When we released the LCA report for our electric performance fastback, Polestar 2 we decided to put all our cards on the table. A Life Cycle Analysis takes a holistic look at the carbon impact of a vehicle over its entire life. We believe it is essential to be more transparent, so with such a strong hand, we’ve decided to play those cards again.
A research project called FAD-EV (Future Adaptive Design for Electric Vehicles) is looking into using the LCA report to develop ideas for business modelling for a circular economy. The project, which started in September, will continue for two years together with RISE (Research Institutes of Sweden), and other industry partners, including Volvo Trucks. It is funded via the Swedish Energy Agency
This project uses the Polestar 2 LCA report data in several ways. One of them is by looking into how to rethink the design approach to create products which are more sustainable over their lifetimes. Such as a more modular design, which would allow components that are likely to show wear and tear, or that are sensitive to obsolescence, to be easily replaced and upgraded. Rather than only focusing on how the resources are sourced or how they can be recycled, this project looks at how to make the most out of the product once it is produced. In other words, to improve utilisation, maintenance and upgradeability.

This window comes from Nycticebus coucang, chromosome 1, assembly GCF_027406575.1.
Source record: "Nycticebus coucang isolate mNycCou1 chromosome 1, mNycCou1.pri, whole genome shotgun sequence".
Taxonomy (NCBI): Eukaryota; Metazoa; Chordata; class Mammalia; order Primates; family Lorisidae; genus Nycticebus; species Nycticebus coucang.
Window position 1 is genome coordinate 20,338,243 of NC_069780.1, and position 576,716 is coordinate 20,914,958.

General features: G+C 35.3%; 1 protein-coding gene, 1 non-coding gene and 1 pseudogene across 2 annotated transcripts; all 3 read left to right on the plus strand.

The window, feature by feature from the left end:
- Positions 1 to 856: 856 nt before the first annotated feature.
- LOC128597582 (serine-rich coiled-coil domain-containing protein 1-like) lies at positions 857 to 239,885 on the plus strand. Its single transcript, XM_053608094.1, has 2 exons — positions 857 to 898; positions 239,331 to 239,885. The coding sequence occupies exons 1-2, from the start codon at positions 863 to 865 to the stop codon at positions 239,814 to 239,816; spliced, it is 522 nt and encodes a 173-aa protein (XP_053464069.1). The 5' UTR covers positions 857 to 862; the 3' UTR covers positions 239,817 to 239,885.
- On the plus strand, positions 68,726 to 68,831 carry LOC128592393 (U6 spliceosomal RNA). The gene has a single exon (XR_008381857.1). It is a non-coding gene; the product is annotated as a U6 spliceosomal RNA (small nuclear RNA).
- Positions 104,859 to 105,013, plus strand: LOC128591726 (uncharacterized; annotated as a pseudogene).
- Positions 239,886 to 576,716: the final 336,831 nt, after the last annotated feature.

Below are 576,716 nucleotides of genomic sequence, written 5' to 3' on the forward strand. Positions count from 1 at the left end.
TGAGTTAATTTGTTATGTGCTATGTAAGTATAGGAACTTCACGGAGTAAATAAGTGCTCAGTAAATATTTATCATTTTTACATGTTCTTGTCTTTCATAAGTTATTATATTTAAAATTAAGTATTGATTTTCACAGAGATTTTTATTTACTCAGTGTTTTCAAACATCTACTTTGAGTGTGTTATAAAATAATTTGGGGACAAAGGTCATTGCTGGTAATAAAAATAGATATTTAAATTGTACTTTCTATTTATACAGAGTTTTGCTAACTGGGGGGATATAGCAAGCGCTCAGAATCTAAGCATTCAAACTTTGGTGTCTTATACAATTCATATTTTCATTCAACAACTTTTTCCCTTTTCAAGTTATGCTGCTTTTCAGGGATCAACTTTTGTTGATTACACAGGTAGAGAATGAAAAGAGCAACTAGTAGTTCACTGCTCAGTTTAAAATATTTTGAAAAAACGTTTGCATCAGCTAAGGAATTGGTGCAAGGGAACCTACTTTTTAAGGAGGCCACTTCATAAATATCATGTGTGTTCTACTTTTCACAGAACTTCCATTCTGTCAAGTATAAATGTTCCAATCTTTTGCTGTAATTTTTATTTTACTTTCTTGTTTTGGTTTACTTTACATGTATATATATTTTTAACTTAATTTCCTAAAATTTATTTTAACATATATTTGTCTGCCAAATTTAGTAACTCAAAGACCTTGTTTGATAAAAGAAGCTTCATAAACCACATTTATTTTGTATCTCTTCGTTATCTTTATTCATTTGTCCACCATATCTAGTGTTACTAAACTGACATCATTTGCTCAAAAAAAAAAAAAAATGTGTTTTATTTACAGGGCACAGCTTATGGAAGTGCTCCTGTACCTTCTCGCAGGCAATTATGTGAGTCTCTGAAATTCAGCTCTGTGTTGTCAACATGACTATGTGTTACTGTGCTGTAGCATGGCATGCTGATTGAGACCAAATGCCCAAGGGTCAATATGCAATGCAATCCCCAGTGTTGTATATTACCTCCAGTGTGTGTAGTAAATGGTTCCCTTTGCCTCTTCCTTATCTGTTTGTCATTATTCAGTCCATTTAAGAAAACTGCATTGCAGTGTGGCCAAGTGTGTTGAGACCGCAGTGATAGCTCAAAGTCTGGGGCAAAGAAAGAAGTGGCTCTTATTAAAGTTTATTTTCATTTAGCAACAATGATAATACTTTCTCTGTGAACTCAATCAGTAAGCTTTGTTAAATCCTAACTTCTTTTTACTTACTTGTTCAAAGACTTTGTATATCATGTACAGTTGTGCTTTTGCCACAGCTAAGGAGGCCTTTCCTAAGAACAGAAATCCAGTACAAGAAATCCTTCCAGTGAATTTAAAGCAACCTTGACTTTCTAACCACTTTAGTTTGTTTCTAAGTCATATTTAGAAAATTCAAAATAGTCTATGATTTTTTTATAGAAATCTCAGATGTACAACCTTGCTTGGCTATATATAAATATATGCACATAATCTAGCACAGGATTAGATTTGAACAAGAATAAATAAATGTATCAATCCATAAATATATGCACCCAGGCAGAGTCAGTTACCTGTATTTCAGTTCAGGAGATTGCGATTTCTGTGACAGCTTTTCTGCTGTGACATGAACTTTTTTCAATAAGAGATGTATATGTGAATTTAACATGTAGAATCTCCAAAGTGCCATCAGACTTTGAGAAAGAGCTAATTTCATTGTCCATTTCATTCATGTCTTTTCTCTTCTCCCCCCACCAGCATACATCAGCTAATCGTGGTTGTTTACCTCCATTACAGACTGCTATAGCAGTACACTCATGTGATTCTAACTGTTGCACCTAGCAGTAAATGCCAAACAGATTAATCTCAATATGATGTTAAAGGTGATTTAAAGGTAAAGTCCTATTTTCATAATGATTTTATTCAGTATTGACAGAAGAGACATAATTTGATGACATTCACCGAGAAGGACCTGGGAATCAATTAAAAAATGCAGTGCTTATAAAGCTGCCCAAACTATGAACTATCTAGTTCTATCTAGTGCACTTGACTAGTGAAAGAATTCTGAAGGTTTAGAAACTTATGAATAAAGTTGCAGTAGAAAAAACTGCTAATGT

The cards are, once again, on the table.
Circulor is a company that works with blockchain technology to trace materials and help companies achieve more sustainable and transparent supply chains. We spoke with CEO and co-founder Doug Johnson-Poensgen about traceability-as-a-service, proving responsible sourcing, and the LCA report that was recently released by Polestar.
When the rubber hits the road. An expression that refers to the moment when theory becomes reality, when an idea is tested in the real world for the first time. And what happened, figuratively and literally, when the Re:Move mule trike had its first test.